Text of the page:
Furthermore, Mr. Olson ensures that his followers have a certain freedom to explore and innovate. In addition, he makes his vision known to others so that they know what the future of the school will look like. Sometimes the vision is not agreed upon, and this is where trust comes into play. Others need to trust that his decisions are for the best interests of the institution. One example he used – unsurprisingly, a baseball one – was about the Cubs. Five years ago, Cubs General Manager Theo Epstein stated his vision. His vision, which would result in a few years of unenjoyable baseball for Cubs fans, needed to have the trust of his peers. Fast forward five years and now the Cubs are World Series champions because Theo Epstein stated his vision and showed others how it fit into the larger goals of the organization.
Leaders must have a strong emotional intelligence. I agree with a point Mr. Olson presented, saying that leadership often occurs in crisis and that is always filled with emotion. The best way to corral emotions is to surround himself with people who will tell him to calm down. Once again, Brother Collins’ philosophy of surrounding himself with good people arises in Mr. Olson’s actions. In the end, however, objectivity is difficult because all leaders are human beings that have opinions and feelings.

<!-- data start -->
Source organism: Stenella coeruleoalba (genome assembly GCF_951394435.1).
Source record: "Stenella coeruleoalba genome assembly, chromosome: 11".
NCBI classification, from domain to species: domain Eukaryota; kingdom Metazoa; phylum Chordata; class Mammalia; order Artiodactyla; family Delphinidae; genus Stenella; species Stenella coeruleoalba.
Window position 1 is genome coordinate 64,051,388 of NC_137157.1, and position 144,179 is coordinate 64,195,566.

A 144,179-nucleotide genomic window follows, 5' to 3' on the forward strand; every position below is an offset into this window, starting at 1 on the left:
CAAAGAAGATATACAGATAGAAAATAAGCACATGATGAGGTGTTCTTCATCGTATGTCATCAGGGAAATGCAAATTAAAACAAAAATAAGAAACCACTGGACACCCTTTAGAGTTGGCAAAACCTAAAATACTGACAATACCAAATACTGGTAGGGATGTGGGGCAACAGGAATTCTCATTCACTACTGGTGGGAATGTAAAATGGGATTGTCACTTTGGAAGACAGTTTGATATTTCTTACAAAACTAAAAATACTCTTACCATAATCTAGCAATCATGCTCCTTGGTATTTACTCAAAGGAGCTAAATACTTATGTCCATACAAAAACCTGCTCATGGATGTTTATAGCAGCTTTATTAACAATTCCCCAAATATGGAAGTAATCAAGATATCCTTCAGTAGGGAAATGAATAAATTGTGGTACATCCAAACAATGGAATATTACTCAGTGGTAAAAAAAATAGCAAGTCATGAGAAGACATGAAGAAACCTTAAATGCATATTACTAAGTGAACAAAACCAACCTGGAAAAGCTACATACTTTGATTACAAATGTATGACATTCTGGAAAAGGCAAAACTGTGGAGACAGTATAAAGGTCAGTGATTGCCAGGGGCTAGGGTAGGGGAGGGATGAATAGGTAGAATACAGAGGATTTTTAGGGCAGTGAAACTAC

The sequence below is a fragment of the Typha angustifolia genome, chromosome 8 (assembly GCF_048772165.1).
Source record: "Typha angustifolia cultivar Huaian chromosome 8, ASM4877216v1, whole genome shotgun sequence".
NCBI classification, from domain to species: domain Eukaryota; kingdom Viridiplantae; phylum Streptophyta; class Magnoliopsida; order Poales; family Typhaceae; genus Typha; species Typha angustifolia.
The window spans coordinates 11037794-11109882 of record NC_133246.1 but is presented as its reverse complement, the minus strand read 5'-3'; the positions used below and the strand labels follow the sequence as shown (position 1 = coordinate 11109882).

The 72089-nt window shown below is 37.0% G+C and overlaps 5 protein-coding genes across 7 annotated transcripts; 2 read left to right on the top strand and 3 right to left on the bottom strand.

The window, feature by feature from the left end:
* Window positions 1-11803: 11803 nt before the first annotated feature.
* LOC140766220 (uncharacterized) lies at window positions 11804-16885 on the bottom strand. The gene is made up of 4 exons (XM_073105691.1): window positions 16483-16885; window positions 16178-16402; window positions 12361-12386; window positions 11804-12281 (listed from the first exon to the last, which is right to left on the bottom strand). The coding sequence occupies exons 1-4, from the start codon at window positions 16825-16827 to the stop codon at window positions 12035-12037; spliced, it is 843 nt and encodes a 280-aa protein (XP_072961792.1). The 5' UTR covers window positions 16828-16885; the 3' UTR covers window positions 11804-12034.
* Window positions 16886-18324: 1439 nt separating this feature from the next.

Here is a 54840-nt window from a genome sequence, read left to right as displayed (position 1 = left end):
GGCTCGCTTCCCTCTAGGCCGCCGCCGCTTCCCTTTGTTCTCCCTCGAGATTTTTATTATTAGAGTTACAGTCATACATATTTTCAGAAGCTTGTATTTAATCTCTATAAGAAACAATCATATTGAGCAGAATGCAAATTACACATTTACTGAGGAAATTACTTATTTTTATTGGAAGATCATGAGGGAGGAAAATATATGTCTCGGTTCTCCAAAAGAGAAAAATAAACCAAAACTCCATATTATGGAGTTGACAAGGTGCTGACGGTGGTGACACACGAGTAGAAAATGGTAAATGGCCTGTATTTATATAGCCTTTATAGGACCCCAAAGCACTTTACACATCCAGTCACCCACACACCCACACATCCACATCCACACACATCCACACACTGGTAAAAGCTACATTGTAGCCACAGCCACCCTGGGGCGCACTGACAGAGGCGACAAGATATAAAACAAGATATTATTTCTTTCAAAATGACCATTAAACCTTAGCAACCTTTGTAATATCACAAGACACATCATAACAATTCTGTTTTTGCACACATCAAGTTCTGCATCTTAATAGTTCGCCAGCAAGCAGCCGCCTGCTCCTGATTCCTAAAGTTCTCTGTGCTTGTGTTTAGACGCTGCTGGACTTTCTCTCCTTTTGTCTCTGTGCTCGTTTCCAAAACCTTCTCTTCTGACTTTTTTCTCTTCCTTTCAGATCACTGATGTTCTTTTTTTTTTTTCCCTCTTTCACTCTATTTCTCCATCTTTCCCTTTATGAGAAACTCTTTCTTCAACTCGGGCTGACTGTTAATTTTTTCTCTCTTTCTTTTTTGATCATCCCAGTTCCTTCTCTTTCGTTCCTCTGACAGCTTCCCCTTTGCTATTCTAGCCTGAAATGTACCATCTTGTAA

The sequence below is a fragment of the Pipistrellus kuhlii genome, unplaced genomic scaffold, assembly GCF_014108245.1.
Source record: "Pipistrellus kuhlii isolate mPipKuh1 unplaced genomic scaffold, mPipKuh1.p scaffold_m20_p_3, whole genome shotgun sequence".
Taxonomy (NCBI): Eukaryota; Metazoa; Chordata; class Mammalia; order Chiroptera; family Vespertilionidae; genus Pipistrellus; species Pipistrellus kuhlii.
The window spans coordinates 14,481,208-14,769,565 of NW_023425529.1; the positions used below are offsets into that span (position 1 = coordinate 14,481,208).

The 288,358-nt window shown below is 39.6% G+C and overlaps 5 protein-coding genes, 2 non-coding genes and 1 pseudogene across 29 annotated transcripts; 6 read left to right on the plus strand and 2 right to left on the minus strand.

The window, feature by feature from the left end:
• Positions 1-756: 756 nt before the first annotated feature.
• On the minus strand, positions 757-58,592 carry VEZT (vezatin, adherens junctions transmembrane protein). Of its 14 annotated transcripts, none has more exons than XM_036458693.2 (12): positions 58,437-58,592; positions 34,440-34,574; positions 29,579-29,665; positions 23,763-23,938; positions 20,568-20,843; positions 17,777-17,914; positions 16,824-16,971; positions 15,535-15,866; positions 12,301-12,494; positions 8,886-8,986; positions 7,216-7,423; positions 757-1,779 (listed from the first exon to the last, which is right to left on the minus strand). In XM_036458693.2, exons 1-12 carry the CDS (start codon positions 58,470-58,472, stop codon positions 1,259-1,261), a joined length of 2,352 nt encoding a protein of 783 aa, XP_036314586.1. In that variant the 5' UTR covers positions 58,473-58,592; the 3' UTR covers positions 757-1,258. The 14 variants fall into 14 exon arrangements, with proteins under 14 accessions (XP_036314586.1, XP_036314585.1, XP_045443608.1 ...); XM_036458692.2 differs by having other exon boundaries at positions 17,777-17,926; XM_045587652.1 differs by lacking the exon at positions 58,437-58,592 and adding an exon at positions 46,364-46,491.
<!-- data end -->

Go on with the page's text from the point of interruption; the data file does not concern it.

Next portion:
Goal-setting is a significant aspect for being an effective leader. To Mr. Olson, goals are useless unless they are shared. When others are able to see goals, they are able to refine them into more realistic, or even bolder, goals. One way Mr. Olson does this is through teachers’ goal-setting. First, each teacher must have a goal. For instance, one may have a desire to incorporate more technology. Then, there must be ...
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.... Leaders cannot operate in the past and stick to old ways. They must look forward and try to make decisions that are for the betterment of the organization. I have always had a vision and set goals for myself, but now I will make them known to others in order for adjustment and refinement.
When I first thought of a leader before the interview, I envisioned a person who focused on completing tasks. I never internalized the importance of relationships in leadership. This not only includes relationships with other decision-makers, but also with the followers such as students. I agree with every point Mr. Olson made. It was interesting to gain certain insight from the viewpoint on a principal that I otherwise may have never known. Going forward, I am going to take Mr. Olson’s advice. I have learned that the best way to become a leader is through learning from another.
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